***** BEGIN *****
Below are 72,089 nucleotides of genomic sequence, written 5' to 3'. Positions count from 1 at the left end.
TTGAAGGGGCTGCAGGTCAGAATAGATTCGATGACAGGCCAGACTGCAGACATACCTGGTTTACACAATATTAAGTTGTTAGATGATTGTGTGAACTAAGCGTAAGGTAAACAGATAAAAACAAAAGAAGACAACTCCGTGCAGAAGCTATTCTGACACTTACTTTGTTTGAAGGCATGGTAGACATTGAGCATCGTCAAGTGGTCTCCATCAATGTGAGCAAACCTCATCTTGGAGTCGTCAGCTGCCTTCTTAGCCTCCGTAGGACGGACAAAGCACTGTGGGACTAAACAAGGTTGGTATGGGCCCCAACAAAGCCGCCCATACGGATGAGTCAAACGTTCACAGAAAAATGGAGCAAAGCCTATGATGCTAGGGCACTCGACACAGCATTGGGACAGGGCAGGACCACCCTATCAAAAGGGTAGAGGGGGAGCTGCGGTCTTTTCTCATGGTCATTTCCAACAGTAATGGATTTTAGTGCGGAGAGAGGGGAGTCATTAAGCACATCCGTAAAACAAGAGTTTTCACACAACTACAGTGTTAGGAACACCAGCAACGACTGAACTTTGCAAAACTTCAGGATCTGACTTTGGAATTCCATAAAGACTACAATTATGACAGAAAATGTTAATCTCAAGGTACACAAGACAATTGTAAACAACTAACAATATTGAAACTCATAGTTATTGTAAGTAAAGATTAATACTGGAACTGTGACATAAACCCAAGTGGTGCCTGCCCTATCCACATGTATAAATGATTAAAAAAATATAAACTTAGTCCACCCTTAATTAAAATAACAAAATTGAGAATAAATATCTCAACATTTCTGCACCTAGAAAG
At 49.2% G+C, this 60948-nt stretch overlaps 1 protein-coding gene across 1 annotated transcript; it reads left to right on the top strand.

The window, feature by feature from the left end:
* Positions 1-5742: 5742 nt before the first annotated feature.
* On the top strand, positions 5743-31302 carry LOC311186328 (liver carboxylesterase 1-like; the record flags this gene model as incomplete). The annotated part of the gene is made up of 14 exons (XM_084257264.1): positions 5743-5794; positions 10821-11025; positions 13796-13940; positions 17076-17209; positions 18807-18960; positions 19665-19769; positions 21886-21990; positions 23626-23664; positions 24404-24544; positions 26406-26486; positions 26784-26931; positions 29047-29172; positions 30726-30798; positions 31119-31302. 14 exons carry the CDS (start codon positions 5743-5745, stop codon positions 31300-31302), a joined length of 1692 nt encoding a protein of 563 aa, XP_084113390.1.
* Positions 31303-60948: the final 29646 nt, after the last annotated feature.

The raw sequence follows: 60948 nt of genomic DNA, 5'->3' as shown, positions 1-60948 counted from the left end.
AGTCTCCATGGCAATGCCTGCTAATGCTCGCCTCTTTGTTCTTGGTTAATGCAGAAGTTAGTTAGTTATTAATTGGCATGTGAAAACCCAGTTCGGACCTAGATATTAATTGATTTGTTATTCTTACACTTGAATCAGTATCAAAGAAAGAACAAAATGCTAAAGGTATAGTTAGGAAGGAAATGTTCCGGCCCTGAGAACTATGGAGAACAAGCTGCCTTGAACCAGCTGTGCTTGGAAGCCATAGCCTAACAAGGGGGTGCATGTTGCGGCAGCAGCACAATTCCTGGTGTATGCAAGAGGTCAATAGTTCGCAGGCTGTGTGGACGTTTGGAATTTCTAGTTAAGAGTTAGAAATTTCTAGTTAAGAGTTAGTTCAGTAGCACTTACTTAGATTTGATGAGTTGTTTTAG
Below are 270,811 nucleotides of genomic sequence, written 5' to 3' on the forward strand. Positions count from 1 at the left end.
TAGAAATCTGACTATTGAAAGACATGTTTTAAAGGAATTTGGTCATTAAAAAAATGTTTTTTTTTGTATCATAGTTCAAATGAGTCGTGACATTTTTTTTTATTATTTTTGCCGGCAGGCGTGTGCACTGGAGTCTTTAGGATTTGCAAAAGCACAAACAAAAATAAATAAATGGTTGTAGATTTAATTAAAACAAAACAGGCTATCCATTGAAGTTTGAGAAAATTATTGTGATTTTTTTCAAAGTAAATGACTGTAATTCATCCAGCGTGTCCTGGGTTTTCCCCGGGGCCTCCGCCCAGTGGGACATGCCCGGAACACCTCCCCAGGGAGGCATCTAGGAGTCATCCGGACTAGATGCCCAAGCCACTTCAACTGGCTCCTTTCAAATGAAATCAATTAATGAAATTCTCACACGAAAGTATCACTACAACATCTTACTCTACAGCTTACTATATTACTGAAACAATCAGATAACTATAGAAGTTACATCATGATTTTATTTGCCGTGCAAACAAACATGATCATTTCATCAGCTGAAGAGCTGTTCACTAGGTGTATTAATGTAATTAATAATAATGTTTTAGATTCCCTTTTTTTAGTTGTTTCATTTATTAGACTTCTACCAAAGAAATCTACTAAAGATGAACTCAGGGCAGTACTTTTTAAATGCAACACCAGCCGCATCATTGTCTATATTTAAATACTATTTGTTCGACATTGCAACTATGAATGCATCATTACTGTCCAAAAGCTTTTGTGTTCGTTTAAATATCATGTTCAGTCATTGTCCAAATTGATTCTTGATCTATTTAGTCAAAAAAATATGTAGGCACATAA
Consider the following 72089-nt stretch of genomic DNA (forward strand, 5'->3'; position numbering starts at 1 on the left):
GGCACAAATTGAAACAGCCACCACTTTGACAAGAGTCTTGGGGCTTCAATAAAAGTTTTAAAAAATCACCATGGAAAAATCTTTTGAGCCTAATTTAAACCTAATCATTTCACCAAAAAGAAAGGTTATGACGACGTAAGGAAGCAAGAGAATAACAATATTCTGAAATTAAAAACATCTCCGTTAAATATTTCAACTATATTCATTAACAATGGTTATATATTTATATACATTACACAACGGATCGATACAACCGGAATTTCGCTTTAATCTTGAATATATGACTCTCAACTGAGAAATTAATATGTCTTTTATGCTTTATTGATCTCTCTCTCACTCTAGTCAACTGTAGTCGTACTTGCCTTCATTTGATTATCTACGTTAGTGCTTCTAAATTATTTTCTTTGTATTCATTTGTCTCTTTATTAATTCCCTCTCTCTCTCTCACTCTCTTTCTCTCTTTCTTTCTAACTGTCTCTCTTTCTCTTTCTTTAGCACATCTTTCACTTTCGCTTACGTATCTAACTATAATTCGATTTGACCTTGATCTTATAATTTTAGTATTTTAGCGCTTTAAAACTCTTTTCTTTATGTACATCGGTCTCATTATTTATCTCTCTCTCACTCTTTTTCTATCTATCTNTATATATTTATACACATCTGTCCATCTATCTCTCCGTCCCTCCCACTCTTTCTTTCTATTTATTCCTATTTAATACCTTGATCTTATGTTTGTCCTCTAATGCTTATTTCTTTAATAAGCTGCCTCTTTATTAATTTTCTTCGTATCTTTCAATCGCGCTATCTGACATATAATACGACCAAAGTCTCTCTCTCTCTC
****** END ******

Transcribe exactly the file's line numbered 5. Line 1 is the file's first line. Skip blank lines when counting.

* Positions 1-5742: 5742 nt before the first annotated feature.